I would like an English parliament with the same sort of powers as the Scottish one. The English parliament will probably require about 400 MPs. They can use the House of Commons. We shall then need something for the UK as a whole. I propose using the MEP constituencies and proportional representation. That will probably require about 250 MPs. They can use the House of Lords. If the Church of England remains established in law then it seems fair that the five senior Bishops should have attendance and speaking rights in the English Parliament (after all, Canon Law has to be approved by parliament). To facilitate communication each speaker and first minister of each of the four devolved parliaments should similarly have attendance and speaking rights at the UK parliament. Hopefully this will not mean a net cost in the long run as the EP and UKP MPs will be about the total number of MPs at the moment and the House of Lords will become superfluous. There may be a case for some cross-bencher-type non-voting “Lords” having attendance and speaking rights and being able to serve on committees.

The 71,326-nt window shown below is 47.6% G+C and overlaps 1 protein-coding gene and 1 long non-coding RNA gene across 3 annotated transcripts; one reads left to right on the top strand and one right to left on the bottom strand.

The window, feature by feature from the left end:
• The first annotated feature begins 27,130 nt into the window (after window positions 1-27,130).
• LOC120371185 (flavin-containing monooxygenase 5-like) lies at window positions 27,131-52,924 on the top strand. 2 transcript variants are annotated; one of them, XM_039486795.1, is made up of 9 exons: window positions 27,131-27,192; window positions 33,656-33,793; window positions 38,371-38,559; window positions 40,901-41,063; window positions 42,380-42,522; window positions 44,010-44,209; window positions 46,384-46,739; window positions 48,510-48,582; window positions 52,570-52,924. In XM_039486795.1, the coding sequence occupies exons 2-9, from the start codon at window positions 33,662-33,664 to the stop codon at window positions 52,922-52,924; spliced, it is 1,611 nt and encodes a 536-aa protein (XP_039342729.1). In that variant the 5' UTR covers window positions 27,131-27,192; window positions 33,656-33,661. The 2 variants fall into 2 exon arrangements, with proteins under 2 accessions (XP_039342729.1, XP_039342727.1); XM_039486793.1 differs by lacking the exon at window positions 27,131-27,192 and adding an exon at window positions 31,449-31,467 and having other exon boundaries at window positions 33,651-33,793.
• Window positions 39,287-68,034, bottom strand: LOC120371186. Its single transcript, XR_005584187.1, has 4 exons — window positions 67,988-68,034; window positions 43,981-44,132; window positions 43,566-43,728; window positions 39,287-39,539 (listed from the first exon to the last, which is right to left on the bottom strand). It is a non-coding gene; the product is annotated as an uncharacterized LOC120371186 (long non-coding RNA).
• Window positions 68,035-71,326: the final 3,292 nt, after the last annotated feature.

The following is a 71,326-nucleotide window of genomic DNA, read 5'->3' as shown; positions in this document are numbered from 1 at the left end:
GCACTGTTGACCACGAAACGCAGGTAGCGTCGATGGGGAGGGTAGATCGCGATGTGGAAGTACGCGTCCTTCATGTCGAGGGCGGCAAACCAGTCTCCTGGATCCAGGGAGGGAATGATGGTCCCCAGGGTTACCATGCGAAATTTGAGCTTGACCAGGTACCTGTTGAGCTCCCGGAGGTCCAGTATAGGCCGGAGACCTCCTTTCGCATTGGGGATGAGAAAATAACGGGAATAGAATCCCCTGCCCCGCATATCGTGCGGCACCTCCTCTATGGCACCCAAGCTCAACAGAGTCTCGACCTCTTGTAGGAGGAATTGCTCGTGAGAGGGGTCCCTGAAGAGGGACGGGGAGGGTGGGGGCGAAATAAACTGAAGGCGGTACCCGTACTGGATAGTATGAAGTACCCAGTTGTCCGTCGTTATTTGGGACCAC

European Union

I would like a referendum on remaining in the EU. I will vote to stay in but not for “an ever closer union”. The fact of the matter is, our choice is between joining Europe or joining the USA. I would rather be British in Europe than another Costa Rica, much as I like our American cousins.

This is not the last word on any of the above issues, and there are bound to be others, but I thought I might as well get my tuppennyworth in as we seem to be in the throes of the general election campaign already.

I make no claim for their quality. These jokes rely on puns and work better if read out-loud to an (appreciative?!) audience. Here are a selection of jokes found in various Christmas crackers mostly supplied by helpful members of our congregations:

What is bad-tempered and goes with custard?
Apple grumble.
 
What’s brown and sneaks round the kitchen?
Mince spies.
 
What do you get if you cross Father Christmas with a detective?
Santa Clues.
 
What did Adam say on the day before Christmas?
It’s Christmas, Eve!
 
Why did the little girl change her mind about buying a packet of handkerchiefs for her grandmother for Christmas?
The girl said she didn’t know what size her nose was.
 
Why was 6 afraid of 7?
Because 7 8 9.
 
What is at the bottom of the sea and shivers?